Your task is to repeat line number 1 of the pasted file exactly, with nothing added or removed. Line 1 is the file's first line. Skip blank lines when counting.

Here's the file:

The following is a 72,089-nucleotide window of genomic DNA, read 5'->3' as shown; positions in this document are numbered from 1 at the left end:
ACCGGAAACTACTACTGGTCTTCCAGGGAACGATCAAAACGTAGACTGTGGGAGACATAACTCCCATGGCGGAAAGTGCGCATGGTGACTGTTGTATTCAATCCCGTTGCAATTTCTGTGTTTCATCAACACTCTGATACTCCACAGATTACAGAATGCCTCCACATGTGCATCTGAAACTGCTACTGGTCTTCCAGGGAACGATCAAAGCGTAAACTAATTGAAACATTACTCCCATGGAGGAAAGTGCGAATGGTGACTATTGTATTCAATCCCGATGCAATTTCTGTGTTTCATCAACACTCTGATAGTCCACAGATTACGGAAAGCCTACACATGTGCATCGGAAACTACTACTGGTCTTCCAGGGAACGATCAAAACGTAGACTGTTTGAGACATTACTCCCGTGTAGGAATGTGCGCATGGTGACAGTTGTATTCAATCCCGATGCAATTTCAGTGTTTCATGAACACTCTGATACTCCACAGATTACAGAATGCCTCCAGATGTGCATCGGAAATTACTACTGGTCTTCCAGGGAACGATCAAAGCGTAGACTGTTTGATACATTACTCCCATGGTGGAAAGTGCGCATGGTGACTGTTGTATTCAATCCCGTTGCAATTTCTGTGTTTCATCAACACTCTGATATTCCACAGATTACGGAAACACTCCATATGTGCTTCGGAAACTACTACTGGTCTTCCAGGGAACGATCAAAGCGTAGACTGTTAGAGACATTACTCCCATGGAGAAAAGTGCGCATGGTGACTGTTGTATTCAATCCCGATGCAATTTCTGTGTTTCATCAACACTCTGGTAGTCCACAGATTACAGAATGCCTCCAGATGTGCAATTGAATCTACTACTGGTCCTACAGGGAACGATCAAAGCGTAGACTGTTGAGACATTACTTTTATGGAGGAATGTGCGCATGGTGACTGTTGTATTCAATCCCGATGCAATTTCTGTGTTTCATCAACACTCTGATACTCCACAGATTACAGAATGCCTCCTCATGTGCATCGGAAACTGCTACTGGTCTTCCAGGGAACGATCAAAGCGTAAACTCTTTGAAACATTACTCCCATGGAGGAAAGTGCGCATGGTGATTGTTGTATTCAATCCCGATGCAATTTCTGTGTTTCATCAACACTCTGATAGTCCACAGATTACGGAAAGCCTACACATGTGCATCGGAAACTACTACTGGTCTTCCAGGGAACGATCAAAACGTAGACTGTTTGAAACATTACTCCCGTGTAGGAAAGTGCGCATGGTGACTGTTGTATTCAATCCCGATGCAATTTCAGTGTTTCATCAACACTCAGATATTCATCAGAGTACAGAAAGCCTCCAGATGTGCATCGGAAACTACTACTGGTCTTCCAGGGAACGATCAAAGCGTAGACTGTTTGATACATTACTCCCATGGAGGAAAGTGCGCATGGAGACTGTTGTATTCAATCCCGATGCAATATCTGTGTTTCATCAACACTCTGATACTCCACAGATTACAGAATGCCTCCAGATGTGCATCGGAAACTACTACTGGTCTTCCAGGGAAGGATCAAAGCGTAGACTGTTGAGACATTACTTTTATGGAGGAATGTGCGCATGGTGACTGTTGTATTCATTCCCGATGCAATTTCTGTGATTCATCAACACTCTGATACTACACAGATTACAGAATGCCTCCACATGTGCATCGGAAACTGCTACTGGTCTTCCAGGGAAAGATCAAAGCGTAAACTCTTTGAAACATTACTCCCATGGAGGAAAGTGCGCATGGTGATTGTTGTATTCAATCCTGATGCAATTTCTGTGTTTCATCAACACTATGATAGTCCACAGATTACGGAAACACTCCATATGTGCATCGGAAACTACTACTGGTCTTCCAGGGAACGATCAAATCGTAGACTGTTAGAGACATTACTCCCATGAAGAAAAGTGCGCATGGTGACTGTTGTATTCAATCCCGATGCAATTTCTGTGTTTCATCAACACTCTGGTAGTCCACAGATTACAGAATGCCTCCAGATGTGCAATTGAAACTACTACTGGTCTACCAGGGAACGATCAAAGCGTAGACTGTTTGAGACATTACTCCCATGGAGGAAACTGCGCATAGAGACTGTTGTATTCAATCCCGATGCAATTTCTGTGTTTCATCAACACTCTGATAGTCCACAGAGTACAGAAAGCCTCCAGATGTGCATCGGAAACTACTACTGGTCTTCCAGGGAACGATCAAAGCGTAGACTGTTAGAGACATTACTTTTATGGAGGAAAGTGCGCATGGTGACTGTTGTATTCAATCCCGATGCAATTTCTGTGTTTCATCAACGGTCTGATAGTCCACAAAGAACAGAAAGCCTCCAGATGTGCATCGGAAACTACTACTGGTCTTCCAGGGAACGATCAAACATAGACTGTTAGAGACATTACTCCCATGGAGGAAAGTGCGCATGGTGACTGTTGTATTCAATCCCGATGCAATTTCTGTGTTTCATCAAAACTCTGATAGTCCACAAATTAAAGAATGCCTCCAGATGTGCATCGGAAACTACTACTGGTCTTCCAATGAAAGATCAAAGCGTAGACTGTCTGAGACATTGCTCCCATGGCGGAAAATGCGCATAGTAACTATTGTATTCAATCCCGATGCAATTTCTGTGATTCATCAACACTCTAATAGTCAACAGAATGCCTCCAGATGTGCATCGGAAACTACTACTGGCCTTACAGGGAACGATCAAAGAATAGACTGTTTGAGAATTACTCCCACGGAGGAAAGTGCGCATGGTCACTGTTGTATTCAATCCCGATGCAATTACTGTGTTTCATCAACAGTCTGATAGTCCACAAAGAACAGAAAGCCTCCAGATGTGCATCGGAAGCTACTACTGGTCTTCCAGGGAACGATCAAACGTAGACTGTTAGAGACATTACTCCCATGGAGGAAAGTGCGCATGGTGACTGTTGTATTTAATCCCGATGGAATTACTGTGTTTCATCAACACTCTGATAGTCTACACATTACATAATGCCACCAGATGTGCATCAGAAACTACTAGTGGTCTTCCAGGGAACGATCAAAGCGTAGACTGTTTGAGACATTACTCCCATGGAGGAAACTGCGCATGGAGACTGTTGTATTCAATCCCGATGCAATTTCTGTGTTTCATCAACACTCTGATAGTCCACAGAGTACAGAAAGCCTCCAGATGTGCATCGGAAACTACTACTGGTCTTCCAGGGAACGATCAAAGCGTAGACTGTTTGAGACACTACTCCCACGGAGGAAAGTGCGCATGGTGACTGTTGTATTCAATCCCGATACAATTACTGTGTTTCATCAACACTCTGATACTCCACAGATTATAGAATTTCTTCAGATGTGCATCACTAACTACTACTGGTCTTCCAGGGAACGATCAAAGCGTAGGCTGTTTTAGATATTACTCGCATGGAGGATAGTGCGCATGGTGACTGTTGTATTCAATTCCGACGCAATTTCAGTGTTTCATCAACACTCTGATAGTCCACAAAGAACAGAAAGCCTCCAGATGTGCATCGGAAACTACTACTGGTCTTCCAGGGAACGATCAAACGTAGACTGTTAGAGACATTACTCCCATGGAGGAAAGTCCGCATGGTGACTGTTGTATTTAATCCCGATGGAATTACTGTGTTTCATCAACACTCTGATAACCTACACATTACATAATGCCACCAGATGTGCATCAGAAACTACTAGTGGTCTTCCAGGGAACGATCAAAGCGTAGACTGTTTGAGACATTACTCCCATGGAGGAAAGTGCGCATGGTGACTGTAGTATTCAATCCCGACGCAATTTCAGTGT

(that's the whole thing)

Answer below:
The following is a 72,089-nucleotide window of genomic DNA, read 5'->3' as shown; positions in this document are numbered from 1 at the left end: